Gardening is a humbling experience. Even the most seasoned gardeners have to deal with bad crops. It’s a part of life. It’s life as a whole. It’s nature. It’s weather. It’s everything out of your control. Even with focus, time, energy, and the most strict care, it’s unpredictable. Shit happens. Like I said, it’s humbling. To put your best effort into a crop and have a raid of bugs, rodents, or disease sweep through—with no concern— because, let’s be honest here, those pests and whatnot’s don’t care about your garden. But that’s okay, why would they? But each thing that comes, good and bad, there is a learning experience. And each mishap— especially the ones beyond your control, you find a humbling experience. And with each damaged crop, you gain another chance to move forward and try something new. Or at least try the old thing, in a new way. Regrowth.
I have mixed feelings when I’m in the garden. I’ll be honest, I can be lazy— but then I know, it’s not a “I’ll pick this up when I feel like it” hobby. That’s not how a garden works. If you want it to thrive, you have to put the work in. The less you put in, the less you get back. The more love, care, and attention to detail, the more growth you see.
Then there are moments at the end of the day, when I step back there all by myself, and there’s a perfect glow of sun still sitting in our space and I feel so in love and so in awe. Sappy, I know. But I’m forever happy for the space and a chance to grow. And forever happy for a chance to do this with my family, they make it worth it.
I feel like I’m losing myself in this post, but the point is, shit happens. I’m learning lessons in patience and uncontrolled misfortunes of rodents all over the place this week— in my garden and some in my life. But I’m working hard on taking the fruit from our harvest, and enjoying it regardless, while rebuilding the rest. Through ups and downs, I’ve got a good thing going. Bugs come. Rodents eat your plants. Disease can kill a whole bed over night— and you can be sad about it, or just plain lazy about it, but if you want more fruit, you’ve got to try again. In gardens and in life.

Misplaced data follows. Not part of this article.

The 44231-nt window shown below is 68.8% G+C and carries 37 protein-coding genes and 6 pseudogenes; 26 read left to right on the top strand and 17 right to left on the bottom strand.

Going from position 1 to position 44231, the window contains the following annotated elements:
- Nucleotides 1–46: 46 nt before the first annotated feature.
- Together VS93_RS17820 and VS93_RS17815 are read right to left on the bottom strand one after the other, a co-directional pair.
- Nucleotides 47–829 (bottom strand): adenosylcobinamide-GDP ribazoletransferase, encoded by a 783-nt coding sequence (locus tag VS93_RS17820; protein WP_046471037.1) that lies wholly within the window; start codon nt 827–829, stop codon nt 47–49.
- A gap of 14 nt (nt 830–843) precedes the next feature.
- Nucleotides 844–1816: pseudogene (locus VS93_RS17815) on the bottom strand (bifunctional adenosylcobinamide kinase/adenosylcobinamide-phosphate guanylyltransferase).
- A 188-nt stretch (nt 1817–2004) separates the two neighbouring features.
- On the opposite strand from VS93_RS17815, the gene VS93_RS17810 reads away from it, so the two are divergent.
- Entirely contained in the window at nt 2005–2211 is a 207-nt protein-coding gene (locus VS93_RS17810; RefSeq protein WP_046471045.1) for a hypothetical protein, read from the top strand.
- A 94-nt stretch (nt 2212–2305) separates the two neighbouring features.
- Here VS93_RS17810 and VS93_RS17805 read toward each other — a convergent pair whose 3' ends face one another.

A few garden questions I’ve been asked lately:
How much did it cost to build one bed?
Honestly, we’re not sure, we bought A LOT of different supplies and tools in our garden bed building
hardware store run— We’d like to estimate it at around 80$— but that’s an estimate.
Are you worried about the metal cause the soil to heat up too much in the sun? It’s hot here, it’s gotta be hot there too.
I mean, yes, it’s a concern, but we haven’t seen any issues with it yet. We didn’t really have a winter this year— it’s still in the 80’s most days, but the soil seems fine. The morning sun doesn’t hit the side of the beds for long enough to do any damage. And the full day sun hardly touches the metal.
Are you worried about rust with the metal beds?
Corrugated metal isn’t supposed to rust– hopefully, right?
What are you growing?
LOTS of things. I couldn’t name them all right now if I tried. Our trees are all tropical fruit trees. The vines are passionfruit. And in the beds and pots, it’s all vegetables and some herbs– beets, beans, kale, carrots, the list goes on. I swear Alex sneaks a new plant in there everyday. But I plan on doing a whole post on it in the future.
I’m sure I’m missing questions, but I can’t remember them. If you have more questions, please ask. I’ve slowly, but surely working on more emails. I do respond to all the them, sometimes it just takes me more time! I’ll be pepper spraying the kale and the broccoli like crazy this weekend. We have a new collection of aphids living on them. (boooo.) And I’ll be planning and looking forward to next week. I have friends in town (yay!)… and I may or may not be turning another year older 😉
When life gives you fallen, green tomatoes, make friend green tomatoes, right?
Have a wonderful weekend, friends! Thanks again and again for being here.